Minister for Government Services Stuart Robert has taken the opportunity to clear the air about what Australia's COVID-19 trace tracking app would entail, saying the app was still "some weeks away" from going live.
Robert clarified the government is not working with Apple and Google, and that it is not tracking nor doing any surveillance.
"Currently, if someone contracts the coronavirus or COVID-19 virus, we go through a manual tracing process to ask them who have they been close to, so we can contact them to see if they've got any symptoms and encourage them to get tested," he said.
"All we are, now we are going to do, is to digitise that tracing capacity, very similar to what Singapore has done. That is the intent of it."
Australia's Chief Medical Officer Brendan Murphy this week told a New Zealand parliamentary hearing that Australia is "very keen" to use Singapore's coronavirus contact-tracing app, TraceTogether.
"We've actually got the code from Singapore, we're very keen to use it and use it perhaps even more extensively than Singapore," he said.
"Obviously there's a conversation to have with the community about the acceptability of it, but we think that idea of the TraceTogether app is a really excellent one, if you've programmed it properly and got the right community buy-in, and so we're actively looking at that as part of a measure that might be used to perhaps consider some relaxation of measures."
The TraceTogether app taps Bluetooth signals to detect other participating mobile devices in close proximity to allow them to identify those who have been in close contact when needed.
The app is able to estimate the distance between TraceTogether smartphones as well as the duration of such interactions.
It identifies participating TraceTogether users who are within two metres of each other for more than 30 minutes. The data then is captured, encrypted, and stored locally on the user's phone for 21 days, which spans the incubation period of the virus.
While Robert said the Australian iteration of the app was still some weeks away, he said it was in the final stages of a Privacy Impact Assessment, with "very strong cybersecurity assistance" from the Australian Cyber Security Centre and the Australian Signals Directorate.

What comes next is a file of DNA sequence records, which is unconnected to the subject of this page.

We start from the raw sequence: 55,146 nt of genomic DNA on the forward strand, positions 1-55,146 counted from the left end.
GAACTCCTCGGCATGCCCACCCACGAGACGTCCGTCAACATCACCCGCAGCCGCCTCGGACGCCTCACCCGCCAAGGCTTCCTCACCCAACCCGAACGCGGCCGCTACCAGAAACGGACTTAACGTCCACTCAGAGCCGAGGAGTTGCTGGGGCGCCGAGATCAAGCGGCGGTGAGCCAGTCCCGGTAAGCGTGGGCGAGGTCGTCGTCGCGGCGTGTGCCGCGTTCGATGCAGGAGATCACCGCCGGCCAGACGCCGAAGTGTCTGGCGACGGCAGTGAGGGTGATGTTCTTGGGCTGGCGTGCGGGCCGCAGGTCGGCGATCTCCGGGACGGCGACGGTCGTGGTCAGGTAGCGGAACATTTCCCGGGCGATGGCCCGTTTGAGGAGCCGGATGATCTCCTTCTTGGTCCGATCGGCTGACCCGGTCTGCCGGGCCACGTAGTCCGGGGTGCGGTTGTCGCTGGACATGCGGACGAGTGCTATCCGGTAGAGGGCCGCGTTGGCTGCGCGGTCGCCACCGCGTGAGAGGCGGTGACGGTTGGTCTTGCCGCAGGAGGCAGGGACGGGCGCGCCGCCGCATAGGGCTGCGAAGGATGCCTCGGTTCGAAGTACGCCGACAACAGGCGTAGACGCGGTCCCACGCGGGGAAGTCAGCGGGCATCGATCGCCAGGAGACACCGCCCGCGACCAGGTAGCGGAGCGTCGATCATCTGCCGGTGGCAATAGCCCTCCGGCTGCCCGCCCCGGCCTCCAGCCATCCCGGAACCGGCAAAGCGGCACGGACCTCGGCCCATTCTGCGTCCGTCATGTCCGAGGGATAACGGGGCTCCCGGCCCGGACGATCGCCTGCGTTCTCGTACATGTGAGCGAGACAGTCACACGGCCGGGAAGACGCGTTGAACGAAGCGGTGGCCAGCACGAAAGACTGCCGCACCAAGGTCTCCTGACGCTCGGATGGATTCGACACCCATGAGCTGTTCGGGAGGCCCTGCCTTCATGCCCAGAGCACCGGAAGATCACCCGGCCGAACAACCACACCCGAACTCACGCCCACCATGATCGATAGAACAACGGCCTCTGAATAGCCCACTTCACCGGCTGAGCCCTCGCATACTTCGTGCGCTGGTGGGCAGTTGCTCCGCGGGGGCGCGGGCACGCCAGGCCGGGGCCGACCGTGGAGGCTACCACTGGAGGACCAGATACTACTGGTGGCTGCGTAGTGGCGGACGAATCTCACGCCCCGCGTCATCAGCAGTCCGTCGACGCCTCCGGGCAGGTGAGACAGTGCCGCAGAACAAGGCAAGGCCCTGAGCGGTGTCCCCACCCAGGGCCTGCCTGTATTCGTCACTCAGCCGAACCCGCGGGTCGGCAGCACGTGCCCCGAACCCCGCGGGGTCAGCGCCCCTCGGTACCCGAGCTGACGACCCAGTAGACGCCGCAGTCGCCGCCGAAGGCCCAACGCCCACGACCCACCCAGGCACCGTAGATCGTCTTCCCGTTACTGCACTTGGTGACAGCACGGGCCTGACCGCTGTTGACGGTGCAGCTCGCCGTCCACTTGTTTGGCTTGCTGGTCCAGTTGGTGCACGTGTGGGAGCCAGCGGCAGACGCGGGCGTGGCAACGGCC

"But it works quite simply. So if I've got the COVID trace app on my phone, and … you have it as well and for whatever reason we are one and a half metres apart for more than 15 minutes, the phones will exchange mobile numbers in a highly encrypted form. And wherever I go, if I spend 15 minutes with someone one and a half metres away, it'll also pull their phone number if they're running the app and store it on a rolling 21 days," he explained.
"Now if I test positive for the virus, I would consent to say I've tested positive and those 21 days' worth of mobile numbers, securely held on the phone, that I can't see, will go to health professionals, and health professionals in the states and territories will contact those people."
Robert said a medical directory would then call that person to tell them they were in close proximity to someone with COVID-19 for more than 15 minutes and ask they come in for a test.
"So we are just digitally replicating a manual tracing process," he said.
"The intent is it will be downloaded from the Apple or Google Store. And that you would consent to use it and you would have it running."
The minister said the app is "not that intrusive".
"Remember it simply replaces a manual process with a very fast digital process," he said. "But it absolutely would allow greater freedom of action because if there are people with the virus in close proximity to others health professionals can rapidly be contacted and then rapidly contact people that the infected person has been in contact with."
Robert -- who in October 2018 was found to have spent 20 times more than other MPs on his home internet, clocking up more than AU$2,000 a month, and blaming "connectivity issues" for the high costs -- said last month the federal government's online portal myGov had suffered a distributed denial of service (DDoS) attack, when it was simply that thousands flocking to sign up for welfare had pushed the portal past its 55,000 concurrent users limit.